LONDON ( TheStreet) --Another experimental lung cancer drug came up short Monday.

Small British drug maker Antisoma ( ATSMY.PK) shut down a phase III study of its lung cancer drug ASA404 after an interim analysis revealed little chance that the drug would prolong survival, the company said.

Antisoma licensed ASA404 to Novartis, which will now review the drug's future but will likely halt development, Antisoma CEO Glyn Edwards told Reuters.

Antisoma shares plunged 70% in European trading.

The setback for ASA404 in non-small cell lung cancer comes soon after two other drugs for non-small cell lung cancer from Pfizer ( PFE) and Novelos Therapeutics ( NVLT.OB), respectively, also failed phase III studies.

The ASA404 phase III study enrolled patients previously untreated for non-small cell lung cancer, randomizing them to ASA404 plus chemotherapy or chemotherapy alone. The study's interim analysis showed the study to be futile, which means ASA404 treatment was unlikely to help lung cancer patients live longer.

Antisoma had high hopes for ASA404 because an earlier, randomized phase II study demonstrating that patients treated with ASA404 plus chemotherapy reported a median overall survival of 14 months compared to patients treated with chemotherapy alone who had a median overall survival of 8.4 months.

Antisoma is also testing leukemia drug ASA1413 in a phase III study.

Arca BioPharma Patent Deja Vu

(At 6:01 AM EDT)

Wacky, inexplicable things sometimes happen to biotech stocks. Like Friday, when ARCA Biopharma ( ABIO) shares more than tripled after the small drug company was granted a new U.S. patent for its experimental heart failure drug.

Arca shares rose an astonishing $5.57, or 210%, to close Friday at $8.22. Calculated another way, one U.S. patent for Arca added $40 million in market value.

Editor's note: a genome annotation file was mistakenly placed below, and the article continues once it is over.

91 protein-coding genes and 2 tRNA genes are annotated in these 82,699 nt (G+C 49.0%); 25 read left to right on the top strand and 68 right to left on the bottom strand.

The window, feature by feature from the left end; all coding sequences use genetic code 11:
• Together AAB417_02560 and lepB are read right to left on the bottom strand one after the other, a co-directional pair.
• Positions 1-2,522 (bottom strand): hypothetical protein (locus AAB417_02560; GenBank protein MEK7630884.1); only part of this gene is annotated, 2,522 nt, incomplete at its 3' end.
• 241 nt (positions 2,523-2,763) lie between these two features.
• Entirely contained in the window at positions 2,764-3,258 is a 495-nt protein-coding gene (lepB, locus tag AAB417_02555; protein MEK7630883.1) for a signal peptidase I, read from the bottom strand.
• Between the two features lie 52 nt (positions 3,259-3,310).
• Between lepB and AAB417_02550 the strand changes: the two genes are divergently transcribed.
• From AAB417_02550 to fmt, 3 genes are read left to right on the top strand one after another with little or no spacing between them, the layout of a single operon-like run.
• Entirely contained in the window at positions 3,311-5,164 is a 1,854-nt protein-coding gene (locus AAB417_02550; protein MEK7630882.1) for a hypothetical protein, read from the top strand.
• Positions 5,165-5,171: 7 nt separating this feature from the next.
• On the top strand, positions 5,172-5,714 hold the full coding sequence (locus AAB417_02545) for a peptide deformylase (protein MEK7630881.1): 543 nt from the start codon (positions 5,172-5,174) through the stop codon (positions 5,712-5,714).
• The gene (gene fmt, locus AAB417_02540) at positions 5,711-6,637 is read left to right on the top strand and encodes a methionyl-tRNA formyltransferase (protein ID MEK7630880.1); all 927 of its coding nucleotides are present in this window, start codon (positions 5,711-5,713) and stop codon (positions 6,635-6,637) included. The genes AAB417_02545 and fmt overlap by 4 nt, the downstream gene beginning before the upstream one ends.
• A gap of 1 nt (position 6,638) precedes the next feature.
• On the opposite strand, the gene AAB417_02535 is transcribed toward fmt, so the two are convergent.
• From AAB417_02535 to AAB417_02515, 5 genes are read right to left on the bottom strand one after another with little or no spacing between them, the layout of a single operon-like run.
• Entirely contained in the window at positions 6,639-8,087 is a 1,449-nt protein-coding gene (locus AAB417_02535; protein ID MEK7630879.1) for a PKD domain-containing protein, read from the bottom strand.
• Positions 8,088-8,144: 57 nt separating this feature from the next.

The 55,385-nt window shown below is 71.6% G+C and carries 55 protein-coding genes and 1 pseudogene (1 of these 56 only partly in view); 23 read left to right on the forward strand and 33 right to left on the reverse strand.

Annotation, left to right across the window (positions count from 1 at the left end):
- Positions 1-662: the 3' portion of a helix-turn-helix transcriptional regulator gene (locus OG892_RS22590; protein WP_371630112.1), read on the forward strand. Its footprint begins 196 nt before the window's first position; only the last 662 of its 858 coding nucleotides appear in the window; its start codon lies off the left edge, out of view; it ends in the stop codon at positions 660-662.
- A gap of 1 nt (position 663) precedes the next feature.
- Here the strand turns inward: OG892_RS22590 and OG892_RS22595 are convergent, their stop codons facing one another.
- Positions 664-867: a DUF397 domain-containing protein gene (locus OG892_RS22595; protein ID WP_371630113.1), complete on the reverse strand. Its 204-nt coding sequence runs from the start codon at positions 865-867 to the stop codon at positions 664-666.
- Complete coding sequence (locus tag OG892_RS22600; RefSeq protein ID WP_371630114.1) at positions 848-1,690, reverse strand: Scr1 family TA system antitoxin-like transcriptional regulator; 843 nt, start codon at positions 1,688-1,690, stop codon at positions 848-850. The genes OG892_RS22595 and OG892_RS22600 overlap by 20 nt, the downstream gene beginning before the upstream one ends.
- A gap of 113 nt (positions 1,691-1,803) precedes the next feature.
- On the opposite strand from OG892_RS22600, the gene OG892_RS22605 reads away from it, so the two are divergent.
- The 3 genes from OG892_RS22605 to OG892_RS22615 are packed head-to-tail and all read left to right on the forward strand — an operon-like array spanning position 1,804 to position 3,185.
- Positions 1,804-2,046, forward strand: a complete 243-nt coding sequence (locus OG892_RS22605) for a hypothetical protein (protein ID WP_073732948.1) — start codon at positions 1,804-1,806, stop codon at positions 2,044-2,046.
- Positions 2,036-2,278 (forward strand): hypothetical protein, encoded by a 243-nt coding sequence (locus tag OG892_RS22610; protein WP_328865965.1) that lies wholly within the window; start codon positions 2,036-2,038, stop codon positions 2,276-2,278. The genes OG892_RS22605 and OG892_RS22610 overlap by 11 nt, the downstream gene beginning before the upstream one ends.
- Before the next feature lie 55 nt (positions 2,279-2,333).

Not bad, especially considering Friday's announcement wasn't particularly new. Arca issued a press release in January announcing the U.S. Patent and Trademark Office had informed the company that the patent was coming. Friday's press release simply confirmed that the patent had been issued.

In case you're wondering, Arca shares rose just 17 cents as a result of the January press release.

So, what made Arca rocket Friday when it barely budged in January on the same patent news?

Like I said, some things in biotech defy logic. Fundamentals had nothing to do it, clearly. Instead, Friday's move was more likely a function of momentum traders finding an easy plaything in Arca, which sports a tiny float of just 4.4 million shares.

More than 49 million Arca shares traded hands Friday, or seven times the number of shares outstanding.

It was little noticed Friday, but Arca actually disclosed some bad news regarding the development of its heart failure drug bucindolol. Arca and the U.S. Food and Drug Administration have still not come to agreement on a Special Protocol Assessment for a proposed phase III study of bucindolol. Arca said Friday it had to submit revisions to the design of the study, which will now enroll 3,200 heart failure patients, up from 3,000 patients previously.

Arca needs FDA sign off on the bucindolol trial design, after which the company needs to raise money to conduct the trial. Arca says it can likely start the pivotal bucindolol study one year after both those things happen. The company expects the study to take two years to complete once fully enrolled.

As of December 31, Arca had $7.8 million in its coffers.

Arca is developing bucindolol with a companion genetic test that will help doctors determine which heart failure patients are likely to respond to treatment with the drug. The FDA refused to approve bucindolol last year, forcing Arca to conduct the new clinical trial.

-- Reported by Adam Feuerstein in Boston.

Follow Adam Feuerstein on Twitter.

Adam Feuerstein writes regularly for TheStreet.com. In keeping with TSC's editorial policy, he doesn't own or short individual stocks, although he owns stock in TheStreet.com. He also doesn't invest in hedge funds or other private investment partnerships. Feuerstein appreciates your feedback; click here to send him an email.

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